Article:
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Brassicas

wisguy

New Member
what about kale? good for late winter? and can it be mixed with turnip and other brassics ?
 
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dbltree

Super Moderator
what about kale? good for late winter? and can it be mixed with turnip and other brassics ?

Kale is a great brassica and it can be (and often is) mixed with with other brassicas, kale however is a long season brassica (120-150 day) while it's sister brassica (rape/canola) is 90 day...no big deal but kale will not achieve it's maximum growth planted in mid July.

Kale also does not have a root like turnips so will work well at first but probably not a great late winter plant.

Welter Seed carries both kale and swedes (swedes are the long season version of turnips) if you would like to give them a try this year...:way:
 

dbltree

Super Moderator
February 1st 2011

Turnips....the last to be touched in these strip plots but now are invaluable in holding deer on my farm through the winter

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They are gnawing them right into the dirt

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Not wasting so much as a morsel

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and with a blizzard barreling at us threatening to drop up to 18" of snow, deer will soon be working even harder to clean up the last scraps of the tasty turnips! :way:

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IQDM

New Member
Paul, do you apply 300-400#'s of 6-24-24 and 200#'s of urea (46-0-0) nitrogen right at planting time?
 

dbltree

Super Moderator
Just a reminder that if you planted brassicas this past year, you'll want to get a cover crop planted in the spring. I have not had the best luck attempting to frost seed red clover into the dead brassicas because of the allelopathic chemicals left behind from the dead plant residue so I prefer to till everything under and plant an annual clover.

Berseem or crimson clovers work well and can be planted with oats and then one can till that under in late summer for the fall cereal grain planting.

Buckwheat is another option but I prefer to use a legume cover crop to take advantage of the nitrogen fixing qualities.

If you have almost no plant residue left then frost seeding clover may work very well...perhaps I'm just looking for an excuse to "stir some dirt" first thing in the spring...;)


Berseem clover - sow 10-20#'s per acre

Berseem4.jpg


Crimson Clover - sow 25-35#'s per acre

CrimsonClover2.jpg


Source for clover seed Welter Seed

Don't leave the soil bare and unproductive, keep it working and your deer coming to that plot by planting a cover crop...:way:
 
B

bern381

Guest
Paul, two questions. First, do you plant this mix Winter rye 50-80#'s per acre (56#'s = a bushel)
Spring oats 80-120#'s per acre (32#'s = a bushel)
Austrian Winter Peas 20-80#'s per acre (4010 or 6040 field peas will work fine for 1/2 the price)
Groundhog Forage Radish 5#'s per acre

Red Clover 8-12#'s per acre or white clover at 6#'s per acre
at the same time. I'm in Ohio and due to football/teaching commitments I was thinking of trying to plant the first or second week of August. Second, I am originally from the thumb (Sebewaing). What part of the thumb do you hail from? Thanks, Bill

 

dbltree

Super Moderator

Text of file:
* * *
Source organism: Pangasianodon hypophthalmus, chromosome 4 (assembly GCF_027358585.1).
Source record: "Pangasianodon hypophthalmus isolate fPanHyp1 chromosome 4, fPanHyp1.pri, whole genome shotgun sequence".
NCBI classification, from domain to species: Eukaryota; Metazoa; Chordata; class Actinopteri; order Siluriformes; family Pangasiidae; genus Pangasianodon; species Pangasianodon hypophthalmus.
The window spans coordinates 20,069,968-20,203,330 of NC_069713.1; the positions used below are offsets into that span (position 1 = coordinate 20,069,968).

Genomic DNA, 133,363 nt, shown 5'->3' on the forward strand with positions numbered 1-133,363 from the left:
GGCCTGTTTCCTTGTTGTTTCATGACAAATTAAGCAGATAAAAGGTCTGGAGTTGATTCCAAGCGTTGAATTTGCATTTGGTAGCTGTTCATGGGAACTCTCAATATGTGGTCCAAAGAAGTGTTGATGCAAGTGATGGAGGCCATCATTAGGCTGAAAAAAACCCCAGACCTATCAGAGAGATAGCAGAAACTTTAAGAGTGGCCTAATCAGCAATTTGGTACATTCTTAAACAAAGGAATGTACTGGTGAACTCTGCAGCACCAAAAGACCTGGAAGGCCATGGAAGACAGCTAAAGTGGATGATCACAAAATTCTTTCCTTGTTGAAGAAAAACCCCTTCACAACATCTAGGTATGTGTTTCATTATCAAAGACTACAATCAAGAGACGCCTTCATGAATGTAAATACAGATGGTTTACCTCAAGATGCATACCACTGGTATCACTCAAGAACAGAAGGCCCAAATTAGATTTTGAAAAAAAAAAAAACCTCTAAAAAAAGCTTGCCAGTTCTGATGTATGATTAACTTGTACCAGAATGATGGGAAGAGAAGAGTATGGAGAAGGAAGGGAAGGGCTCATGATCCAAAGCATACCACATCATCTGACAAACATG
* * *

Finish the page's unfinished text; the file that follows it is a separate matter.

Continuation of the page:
Mid August is pretty early for cereals...better the 3-4th week of August or even later in Ohio. Lapeer area...;)
 

Darron

New Member
Paul, two questions. First, do you plant this mix Winter rye 50-80#'s per acre (56#'s = a bushel)
Spring oats 80-120#'s per acre (32#'s = a bushel)
Austrian Winter Peas 20-80#'s per acre (4010 or 6040 field peas will work fine for 1/2 the price)
Groundhog Forage Radish 5#'s per acre
Red Clover 8-12#'s per acre or white clover at 6#'s per acre
at the same time. I'm in Ohio and due to football/teaching commitments I was thinking of trying to plant the first or second week of August. Second, I am originally from the thumb (Sebewaing). What part of the thumb do you hail from? Thanks, Bill


I'm in the same boat as you. I also teach/coach and I am very busy in August with football practice. I think this year I planted LC's cereal grain mix on 8/20 and the plot turned out awesome. I have planted this mix as early as mid-August with no negative effects. Keep in mind my plots are fairly small (less than an acre) and are around cover. The deer never let the rye get more than 3" tall except directy in front of my blind and now it is eaten to the ground. I definetly wouldn't plant it before August or even the first week of August, but in my case anytime from 8/15-9/1 I have had great luck in SE Ohio. It's hard for me to get anything done once school starts so I am forced to plant maybe a little earlier than what I should, but the deer pop around me keeps the plot nice and short for me. I have also found the turkeys love the rye mix as well.

Last year I didn't add any peas or radishes (just rye, oats and clover). This year I plan to add them both.
 
B

bern381

Guest
If you are going to plant rye, oats, and clover do you plant peas and radishes first and add the cereal grains later. Should I plant radishes and peas in mid july and plant cereal grains before two-adays?
 

Darron

New Member
If you are going to plant rye, oats, and clover do you plant peas and radishes first and add the cereal grains later. Should I plant radishes and peas in mid july and plant cereal grains before two-adays?

Two-a-days........the reason I got out of high school coaching. I enjoy middle school much better, you actually make money :)

Our high school two-a-days are usually the first two weeks in August. I don't know how yours work. I would just find a time your off and plant on a Sunday (unless you don't have 2 a days on Saturdays). That's what I did. It doesn't give you much of a window. I plan when I get a free moment from coaching and the wife.